The choice between old and new is based on how well you can manage the video memory you allocate and build the command buffer.

  • If you want something that "just works" even on older hardware then the old school APIs are better; they also are better known and you will get more help on them online.

  • On the other hand if you can handle the asynchronous nature of dispatching commands and don't mind having to track all the buffers you allocate. Then the new APIs may be something for you.

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    $\begingroup$ The new explicit graphics APIs aren't really designed for consumption by the average graphics programmer, they're more for the people doing infrastructure work in engines, or for those who really need the performance. They give you a much bigger gun and point it right at your foot. $\endgroup$ – porglezomp Aug 21 '15 at 16:07
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I do not personally think it matters much. Just pick one that suits your project. I have used both D3D and OpenGL in the past. It is the concepts that matter. Whichever you grab, you need to understand (for example):

  • What textures are and how they are used by GPU.
  • Basic concepts of Graphics Development (Vertices, Primitives, Fragments, etc.)
  • How does the camera system work (MVP matrices in OpenGL for example).
  • What shaders are and how to use them properly.
  • How different a GPU works versus the CPU on your machine.
  • What are the differences between GPU's memory model and CPU's memory model.
  • What should be done on CPU and what should be offloaded to GPU for processing.

As others mentioned here, we are in the middle of a transition to a new set of APIs (Vulkan, Metal, etc.) so at this point if you are completely new to Graphics Development, probably focusing on GLSL is a good idea since Vulkan is going to take advantage of it as well.

Regarding portability, D3D is Windows only (There are rumors that the Wine project is trying to get D3D working under Linux but nothing feasible so far). OpenGL is cross-platform. If you want to go mobile, then OpenGL ES is an available option. Of course both OpenGL and OpenGL ES have different versions which are not supported by all platforms.

At the end of the day, all APIs access the same hardware on your machine, it is just a matter of "how" they access it.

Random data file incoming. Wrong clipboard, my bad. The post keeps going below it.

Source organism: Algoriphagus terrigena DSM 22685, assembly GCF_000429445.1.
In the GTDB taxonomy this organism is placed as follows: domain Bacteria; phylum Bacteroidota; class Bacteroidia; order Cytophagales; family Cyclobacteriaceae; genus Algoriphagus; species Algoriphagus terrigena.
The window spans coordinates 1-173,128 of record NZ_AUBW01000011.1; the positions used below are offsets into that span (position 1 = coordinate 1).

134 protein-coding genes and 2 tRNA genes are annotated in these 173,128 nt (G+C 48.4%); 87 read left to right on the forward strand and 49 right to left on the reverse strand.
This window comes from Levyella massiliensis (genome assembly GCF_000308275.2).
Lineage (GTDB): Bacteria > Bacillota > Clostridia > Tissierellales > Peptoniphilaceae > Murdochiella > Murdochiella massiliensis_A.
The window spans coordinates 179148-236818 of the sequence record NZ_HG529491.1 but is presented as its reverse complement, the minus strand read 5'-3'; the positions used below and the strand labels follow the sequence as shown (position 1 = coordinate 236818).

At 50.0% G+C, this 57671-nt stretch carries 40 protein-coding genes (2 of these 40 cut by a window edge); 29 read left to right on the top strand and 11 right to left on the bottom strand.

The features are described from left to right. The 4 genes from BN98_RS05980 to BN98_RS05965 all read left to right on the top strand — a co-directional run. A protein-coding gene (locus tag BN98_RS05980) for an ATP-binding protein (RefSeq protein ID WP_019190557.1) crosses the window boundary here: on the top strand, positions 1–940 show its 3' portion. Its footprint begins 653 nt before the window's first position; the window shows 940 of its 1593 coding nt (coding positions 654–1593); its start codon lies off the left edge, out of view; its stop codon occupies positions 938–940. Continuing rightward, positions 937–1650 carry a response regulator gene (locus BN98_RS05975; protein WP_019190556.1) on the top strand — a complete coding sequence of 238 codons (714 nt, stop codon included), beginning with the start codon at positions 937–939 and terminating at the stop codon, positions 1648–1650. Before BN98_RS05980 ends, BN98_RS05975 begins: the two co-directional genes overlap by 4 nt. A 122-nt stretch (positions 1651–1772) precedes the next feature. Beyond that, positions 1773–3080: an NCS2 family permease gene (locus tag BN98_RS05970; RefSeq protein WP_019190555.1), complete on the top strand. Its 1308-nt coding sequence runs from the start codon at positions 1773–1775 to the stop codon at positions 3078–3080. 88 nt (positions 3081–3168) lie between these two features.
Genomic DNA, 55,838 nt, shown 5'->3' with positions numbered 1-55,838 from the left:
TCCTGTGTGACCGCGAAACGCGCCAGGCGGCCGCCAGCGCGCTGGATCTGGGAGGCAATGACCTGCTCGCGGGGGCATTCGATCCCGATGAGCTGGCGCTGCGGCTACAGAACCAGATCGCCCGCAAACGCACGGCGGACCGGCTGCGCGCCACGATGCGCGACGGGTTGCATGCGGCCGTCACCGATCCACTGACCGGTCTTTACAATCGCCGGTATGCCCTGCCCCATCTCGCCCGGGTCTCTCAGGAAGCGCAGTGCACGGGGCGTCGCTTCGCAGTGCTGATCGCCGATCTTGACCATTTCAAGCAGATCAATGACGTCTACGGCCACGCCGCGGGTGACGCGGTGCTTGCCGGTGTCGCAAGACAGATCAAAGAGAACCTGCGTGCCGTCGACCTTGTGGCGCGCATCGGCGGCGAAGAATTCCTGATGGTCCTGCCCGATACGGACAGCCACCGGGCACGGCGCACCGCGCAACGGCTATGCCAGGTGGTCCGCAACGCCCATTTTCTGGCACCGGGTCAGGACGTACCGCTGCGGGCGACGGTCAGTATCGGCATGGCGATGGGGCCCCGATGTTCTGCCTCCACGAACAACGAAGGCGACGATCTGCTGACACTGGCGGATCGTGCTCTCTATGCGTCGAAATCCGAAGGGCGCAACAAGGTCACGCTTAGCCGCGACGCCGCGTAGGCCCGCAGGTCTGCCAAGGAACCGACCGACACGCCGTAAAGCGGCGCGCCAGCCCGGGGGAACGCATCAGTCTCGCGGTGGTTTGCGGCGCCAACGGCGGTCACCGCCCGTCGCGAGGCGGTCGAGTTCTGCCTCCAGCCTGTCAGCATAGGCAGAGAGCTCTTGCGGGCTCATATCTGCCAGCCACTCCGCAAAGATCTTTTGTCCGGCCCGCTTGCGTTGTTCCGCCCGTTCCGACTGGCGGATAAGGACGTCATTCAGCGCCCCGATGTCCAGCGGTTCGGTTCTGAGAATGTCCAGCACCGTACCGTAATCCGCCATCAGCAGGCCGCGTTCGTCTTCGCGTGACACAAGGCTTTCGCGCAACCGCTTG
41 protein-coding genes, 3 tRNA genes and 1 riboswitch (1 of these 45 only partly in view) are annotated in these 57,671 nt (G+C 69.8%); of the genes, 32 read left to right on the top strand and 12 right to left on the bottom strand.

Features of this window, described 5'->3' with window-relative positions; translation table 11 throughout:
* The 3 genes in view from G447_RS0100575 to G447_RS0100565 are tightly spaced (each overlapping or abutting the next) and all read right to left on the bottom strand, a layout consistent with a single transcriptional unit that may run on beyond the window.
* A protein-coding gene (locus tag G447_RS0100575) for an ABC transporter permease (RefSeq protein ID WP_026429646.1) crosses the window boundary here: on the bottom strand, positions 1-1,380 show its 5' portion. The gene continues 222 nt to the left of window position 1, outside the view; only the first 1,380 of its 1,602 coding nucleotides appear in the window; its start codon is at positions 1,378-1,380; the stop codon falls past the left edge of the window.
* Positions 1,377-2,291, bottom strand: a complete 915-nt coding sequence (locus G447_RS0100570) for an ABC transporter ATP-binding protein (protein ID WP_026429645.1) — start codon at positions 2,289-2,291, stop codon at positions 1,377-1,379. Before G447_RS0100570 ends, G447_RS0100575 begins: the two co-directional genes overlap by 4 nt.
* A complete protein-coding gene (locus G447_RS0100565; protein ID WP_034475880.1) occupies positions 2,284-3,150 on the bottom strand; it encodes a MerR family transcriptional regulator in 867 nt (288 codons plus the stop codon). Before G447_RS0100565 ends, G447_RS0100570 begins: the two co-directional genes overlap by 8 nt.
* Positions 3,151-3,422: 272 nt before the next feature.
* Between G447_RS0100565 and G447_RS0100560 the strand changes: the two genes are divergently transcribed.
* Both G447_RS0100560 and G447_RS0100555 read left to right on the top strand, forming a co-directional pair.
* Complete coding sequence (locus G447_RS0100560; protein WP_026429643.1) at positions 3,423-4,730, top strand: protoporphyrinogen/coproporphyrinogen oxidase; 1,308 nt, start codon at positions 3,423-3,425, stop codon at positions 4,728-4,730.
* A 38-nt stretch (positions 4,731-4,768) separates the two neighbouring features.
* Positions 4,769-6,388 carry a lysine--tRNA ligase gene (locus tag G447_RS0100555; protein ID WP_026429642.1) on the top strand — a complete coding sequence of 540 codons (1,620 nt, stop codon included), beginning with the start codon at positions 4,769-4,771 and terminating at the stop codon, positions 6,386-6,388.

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  • $\begingroup$ Direct3D is also what you would use if you're programming for any of the Xbox consoles. $\endgroup$ – legalize Nov 3 '15 at 23:37
  • $\begingroup$ What do you mean by "nothing feasible"? Wine runs hundreds of D3D-based programs without problems, and has done so for years. Of course there are bugs and unimplemented parts, but that doesn't make the whole API unusable. $\endgroup$ – Ruslan May 4 '18 at 16:45
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I'll say a few words about rendering without graphics cards.

Niether OpenGL nor DirectX really need a graphics card. An implementation may be fully software accelerated.

For OpenGL in Linux there is Mesa software rasterizer. In my experience it works ok as long as you don't push it too hard combining weird features (display list + indexed vertex arrays). I imagine their list of actual bugs is mile high. Make sure to do continous testing!

I have less experience using OpenGL in Windows. Edit answer if you know anything!

DirectX SDK is delivered with a software rasterizer called "reference rasterizer". It is mostly for debugging in my opinion but I know of at least one friend using the reference rasterizer when developing DX11 on a DX10 only capable laptop. As mentioned in other answers DirectX is Microsoft only.

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  • $\begingroup$ In my experience using an integrated graphics card should be good enough for most OpenGL development on Windows, just make sure it supports a recent OpenGL version. $\endgroup$ – akaltar Oct 24 '17 at 14:13